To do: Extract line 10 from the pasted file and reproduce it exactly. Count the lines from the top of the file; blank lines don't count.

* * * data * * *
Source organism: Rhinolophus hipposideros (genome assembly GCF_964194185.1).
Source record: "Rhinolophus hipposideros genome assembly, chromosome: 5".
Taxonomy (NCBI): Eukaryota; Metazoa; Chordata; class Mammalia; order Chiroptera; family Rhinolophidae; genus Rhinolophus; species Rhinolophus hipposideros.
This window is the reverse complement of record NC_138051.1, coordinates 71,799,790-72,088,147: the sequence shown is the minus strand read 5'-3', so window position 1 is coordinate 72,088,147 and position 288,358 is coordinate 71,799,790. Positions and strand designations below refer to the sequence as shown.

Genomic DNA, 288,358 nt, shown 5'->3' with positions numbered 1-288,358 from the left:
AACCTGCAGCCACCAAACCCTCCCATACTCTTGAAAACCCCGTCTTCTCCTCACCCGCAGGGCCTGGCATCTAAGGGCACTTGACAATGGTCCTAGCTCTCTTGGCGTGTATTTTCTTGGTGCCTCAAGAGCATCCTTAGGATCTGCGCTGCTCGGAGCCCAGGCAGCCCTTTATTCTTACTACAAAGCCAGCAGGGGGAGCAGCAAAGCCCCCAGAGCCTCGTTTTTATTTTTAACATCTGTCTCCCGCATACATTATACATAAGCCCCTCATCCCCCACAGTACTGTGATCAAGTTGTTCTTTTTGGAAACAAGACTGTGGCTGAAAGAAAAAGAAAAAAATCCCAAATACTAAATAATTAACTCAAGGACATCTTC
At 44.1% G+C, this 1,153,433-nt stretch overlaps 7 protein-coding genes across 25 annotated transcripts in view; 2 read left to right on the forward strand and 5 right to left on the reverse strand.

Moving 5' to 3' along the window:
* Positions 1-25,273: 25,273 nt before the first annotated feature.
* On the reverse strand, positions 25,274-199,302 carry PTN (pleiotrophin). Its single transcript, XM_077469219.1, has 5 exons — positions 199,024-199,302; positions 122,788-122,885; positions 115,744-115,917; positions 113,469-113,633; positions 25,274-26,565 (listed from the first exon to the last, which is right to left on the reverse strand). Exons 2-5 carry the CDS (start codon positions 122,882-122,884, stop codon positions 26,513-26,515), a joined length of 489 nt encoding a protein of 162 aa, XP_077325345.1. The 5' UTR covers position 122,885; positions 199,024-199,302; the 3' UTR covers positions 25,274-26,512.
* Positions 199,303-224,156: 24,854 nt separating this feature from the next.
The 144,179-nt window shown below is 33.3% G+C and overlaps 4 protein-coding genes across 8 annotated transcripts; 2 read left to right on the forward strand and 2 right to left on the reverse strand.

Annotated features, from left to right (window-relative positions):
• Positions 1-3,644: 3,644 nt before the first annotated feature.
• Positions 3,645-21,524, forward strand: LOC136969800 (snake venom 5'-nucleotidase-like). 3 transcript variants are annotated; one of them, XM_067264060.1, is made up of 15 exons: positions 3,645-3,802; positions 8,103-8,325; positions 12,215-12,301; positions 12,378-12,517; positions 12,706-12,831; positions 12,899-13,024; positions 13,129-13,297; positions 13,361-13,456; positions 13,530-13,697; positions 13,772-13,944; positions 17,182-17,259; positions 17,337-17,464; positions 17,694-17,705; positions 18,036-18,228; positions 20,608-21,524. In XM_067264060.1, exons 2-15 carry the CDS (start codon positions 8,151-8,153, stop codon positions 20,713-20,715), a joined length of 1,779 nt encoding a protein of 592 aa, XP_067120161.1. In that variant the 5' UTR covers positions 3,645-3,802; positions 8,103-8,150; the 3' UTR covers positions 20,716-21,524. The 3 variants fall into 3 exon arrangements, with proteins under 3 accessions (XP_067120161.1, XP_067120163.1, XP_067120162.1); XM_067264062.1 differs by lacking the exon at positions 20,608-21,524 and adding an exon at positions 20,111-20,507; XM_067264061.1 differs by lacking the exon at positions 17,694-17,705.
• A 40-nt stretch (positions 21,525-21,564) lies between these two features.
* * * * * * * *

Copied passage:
* On the reverse strand, positions 25,274-199,302 carry PTN (pleiotrophin). Its single transcript, XM_077469219.1, has 5 exons — positions 199,024-199,302; positions 122,788-122,885; positions 115,744-115,917; positions 113,469-113,633; positions 25,274-26,565 (listed from the first exon to the last, which is right to left on the reverse strand). Exons 2-5 carry the CDS (start codon positions 122,882-122,884, stop codon positions 26,513-26,515), a joined length of 489 nt encoding a protein of 162 aa, XP_077325345.1. The 5' UTR covers position 122,885; positions 199,024-199,302; the 3' UTR covers positions 25,274-26,512.